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Episode 2: Less is Less

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Last night's Fashion Star, Episode 2—started with a bang and sort of ended in a whimper. Clocking in at one hour, the show seemed to go by in a flash—at least compared to last week's 90-minute premier. In addition to being shorter, it seemed like a lot less happened. There were no fun introductory segments; there was no need to go over the layers and layers of game rules; there was just a lot less.

And yet, it seemed like each segment was extremely abridged or glossed over entirely: basically, if you don't sell your look and you don't totally bomb you get like three seconds of air time. Even big winners and big losers were granted, at most, one comment from the panel of mentors and one comment from the buyer's nook.

Perhaps it'll get meatier as designers get booted and each contestant has more time to shine. Or, perhaps the network audiences care a lot less about process, backstage antics, and commentary than they do about those glitzy fashion shows/dance routines—this is on NBC rather than Bravo, after all.

The hour opened with a micro-recap of last week and possibly/probably forced optimism regarding episode one's wares—"many have sold out already!" This is "your chance to buy the hottest new looks in America!" And, yes, some items have sold out—at least online, but just how blockbuster the sales have actually been is a mystery. We do know ratings weren't exactly top of the pops, however.

Next up: We find out that designers are working with random customers (in addition to mentors Jessica Simpson, Nicole Richie and John Varvatos)—seeking real-life feedback from potential wearers before editing and showcasing. The process may or may not have significantly altered the clothes but it did illustrate that some contestants are a bit over confident (we're looking at you Ross Bennett).

Suddenly—Enrique Iglesias is blaring and last week's most-ignored designers get their 30 seconds. First, Lisa Vian Hunter, who sells her womenswear in her eponymous California boutique. Her looks are vintage-inspired—some might call them overly prim. And Varvatos—who seems alternately scandalized by sluttiness or yawning from buttoned-up boredom—tells her as much. And she takes his advice, adding a little skin to her easy-to-wear day dress (above). The tweak works, and Simpson declares: "Every sorority girl would wear it; their mom's would too." Caprice Willard from Macy's offers $50,000 for the look.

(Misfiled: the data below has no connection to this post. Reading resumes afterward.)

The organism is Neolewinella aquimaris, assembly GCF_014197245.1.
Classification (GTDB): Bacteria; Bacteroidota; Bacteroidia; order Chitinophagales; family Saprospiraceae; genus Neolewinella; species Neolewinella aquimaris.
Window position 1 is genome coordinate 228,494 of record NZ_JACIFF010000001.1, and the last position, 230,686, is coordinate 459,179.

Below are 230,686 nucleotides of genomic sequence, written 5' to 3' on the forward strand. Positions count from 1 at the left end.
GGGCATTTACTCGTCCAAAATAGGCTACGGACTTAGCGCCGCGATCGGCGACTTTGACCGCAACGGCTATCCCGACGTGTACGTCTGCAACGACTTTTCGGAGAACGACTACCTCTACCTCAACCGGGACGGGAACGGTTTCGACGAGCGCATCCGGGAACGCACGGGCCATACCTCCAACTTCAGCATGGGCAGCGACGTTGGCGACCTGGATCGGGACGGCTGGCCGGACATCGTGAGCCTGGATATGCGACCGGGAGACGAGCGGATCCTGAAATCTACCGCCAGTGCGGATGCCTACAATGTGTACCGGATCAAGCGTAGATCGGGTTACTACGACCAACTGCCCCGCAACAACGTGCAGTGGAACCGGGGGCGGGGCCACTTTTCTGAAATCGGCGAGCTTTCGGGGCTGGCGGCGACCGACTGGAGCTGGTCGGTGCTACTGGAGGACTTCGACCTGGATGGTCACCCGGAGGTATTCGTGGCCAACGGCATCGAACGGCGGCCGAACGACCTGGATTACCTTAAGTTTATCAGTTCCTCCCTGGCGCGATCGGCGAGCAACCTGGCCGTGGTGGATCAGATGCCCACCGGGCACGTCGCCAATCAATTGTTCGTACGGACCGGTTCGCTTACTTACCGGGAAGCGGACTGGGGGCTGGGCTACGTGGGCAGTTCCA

Then: Ronnie Escalente—a California-based designer whose former stints include working under Zac Posen and Ralph Rucci, as well as some time in the U.S. Navy. He shows a tunic top with an overwrought peekaboo back. It doesn't go over well and exactly no offers flood in. Escalente sort of sets the scene for the rest of the episode—i.e., moving through a series of unsold designs extremely quickly.

Well, not entirely: You remember Kara Laricks (a former fourth-grade teacher) who last week showed another person's clothing accessorized with a deconstructed tie and collar? Despite fretting over inexperience with real customers and her disappointing turn during week one—the designer's over-sized, belted dress (above) is universally praised. H&M and Saks Fifth Avenue enter a bidding war with H&M opening up at $50,000 before Saks tops out with $110,000. Nicole Christie, from H&M, waves a white flag: “I do like that dress. I'm going to let it go." Kara, emotional: “I don’t have words to describe how this feels.”

Next up, to a Ke$ha soundtrack, is Bennett, Oscar Fierro, and Orly Shani. Bennet creates a beautifully tailored bolero that's a little heavy on fuss. Despite being advised by the mentors to lighten up his fabric choices, he holds fast—he argues that his charms are more important than seasonality. You all can guess how that plays out: there are no offers—especially from Saks (who Bennett was clearing aiming for). Terron Shaefer—of Saks—goes on to describe the dress as “too Dallas.” It’s fair to say he means both the city and the television show.